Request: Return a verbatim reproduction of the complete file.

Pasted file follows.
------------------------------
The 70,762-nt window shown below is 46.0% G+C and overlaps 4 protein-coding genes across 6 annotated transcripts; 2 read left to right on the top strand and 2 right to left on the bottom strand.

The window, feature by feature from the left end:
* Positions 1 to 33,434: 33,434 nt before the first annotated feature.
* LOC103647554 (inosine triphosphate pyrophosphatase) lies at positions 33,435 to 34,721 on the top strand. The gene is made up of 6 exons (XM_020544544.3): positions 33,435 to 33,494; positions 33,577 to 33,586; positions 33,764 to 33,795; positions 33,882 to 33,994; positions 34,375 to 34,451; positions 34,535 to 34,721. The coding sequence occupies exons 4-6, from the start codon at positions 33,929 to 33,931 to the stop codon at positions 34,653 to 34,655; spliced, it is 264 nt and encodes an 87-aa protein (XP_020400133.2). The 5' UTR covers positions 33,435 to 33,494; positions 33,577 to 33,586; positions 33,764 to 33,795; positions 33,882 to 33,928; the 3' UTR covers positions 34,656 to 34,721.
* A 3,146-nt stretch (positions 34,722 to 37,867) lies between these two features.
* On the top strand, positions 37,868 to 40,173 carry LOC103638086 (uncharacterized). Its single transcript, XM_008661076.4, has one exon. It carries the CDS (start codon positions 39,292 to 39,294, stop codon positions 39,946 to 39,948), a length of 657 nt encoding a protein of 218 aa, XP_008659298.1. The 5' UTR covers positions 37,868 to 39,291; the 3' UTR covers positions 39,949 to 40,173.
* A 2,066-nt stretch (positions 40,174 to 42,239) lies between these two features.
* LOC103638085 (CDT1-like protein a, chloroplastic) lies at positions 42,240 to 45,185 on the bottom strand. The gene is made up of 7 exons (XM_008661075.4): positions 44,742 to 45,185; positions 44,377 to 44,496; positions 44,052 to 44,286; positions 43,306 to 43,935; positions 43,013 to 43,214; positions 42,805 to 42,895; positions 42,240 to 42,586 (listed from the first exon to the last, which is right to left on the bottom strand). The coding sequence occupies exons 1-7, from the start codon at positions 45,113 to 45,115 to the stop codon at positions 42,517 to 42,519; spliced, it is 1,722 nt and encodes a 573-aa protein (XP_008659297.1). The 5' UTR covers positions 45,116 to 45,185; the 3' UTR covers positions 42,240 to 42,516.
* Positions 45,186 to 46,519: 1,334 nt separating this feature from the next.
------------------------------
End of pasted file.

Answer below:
The 70,762-nt window shown below is 46.0% G+C and overlaps 4 protein-coding genes across 6 annotated transcripts; 2 read left to right on the top strand and 2 right to left on the bottom strand.

The window, feature by feature from the left end:
* Positions 1 to 33,434: 33,434 nt before the first annotated feature.
* LOC103647554 (inosine triphosphate pyrophosphatase) lies at positions 33,435 to 34,721 on the top strand. The gene is made up of 6 exons (XM_020544544.3): positions 33,435 to 33,494; positions 33,577 to 33,586; positions 33,764 to 33,795; positions 33,882 to 33,994; positions 34,375 to 34,451; positions 34,535 to 34,721. The coding sequence occupies exons 4-6, from the start codon at positions 33,929 to 33,931 to the stop codon at positions 34,653 to 34,655; spliced, it is 264 nt and encodes an 87-aa protein (XP_020400133.2). The 5' UTR covers positions 33,435 to 33,494; positions 33,577 to 33,586; positions 33,764 to 33,795; positions 33,882 to 33,928; the 3' UTR covers positions 34,656 to 34,721.
* A 3,146-nt stretch (positions 34,722 to 37,867) lies between these two features.
* On the top strand, positions 37,868 to 40,173 carry LOC103638086 (uncharacterized). Its single transcript, XM_008661076.4, has one exon. It carries the CDS (start codon positions 39,292 to 39,294, stop codon positions 39,946 to 39,948), a length of 657 nt encoding a protein of 218 aa, XP_008659298.1. The 5' UTR covers positions 37,868 to 39,291; the 3' UTR covers positions 39,949 to 40,173.
* A 2,066-nt stretch (positions 40,174 to 42,239) lies between these two features.
* LOC103638085 (CDT1-like protein a, chloroplastic) lies at positions 42,240 to 45,185 on the bottom strand. The gene is made up of 7 exons (XM_008661075.4): positions 44,742 to 45,185; positions 44,377 to 44,496; positions 44,052 to 44,286; positions 43,306 to 43,935; positions 43,013 to 43,214; positions 42,805 to 42,895; positions 42,240 to 42,586 (listed from the first exon to the last, which is right to left on the bottom strand). The coding sequence occupies exons 1-7, from the start codon at positions 45,113 to 45,115 to the stop codon at positions 42,517 to 42,519; spliced, it is 1,722 nt and encodes a 573-aa protein (XP_008659297.1). The 5' UTR covers positions 45,116 to 45,185; the 3' UTR covers positions 42,240 to 42,516.
* Positions 45,186 to 46,519: 1,334 nt separating this feature from the next.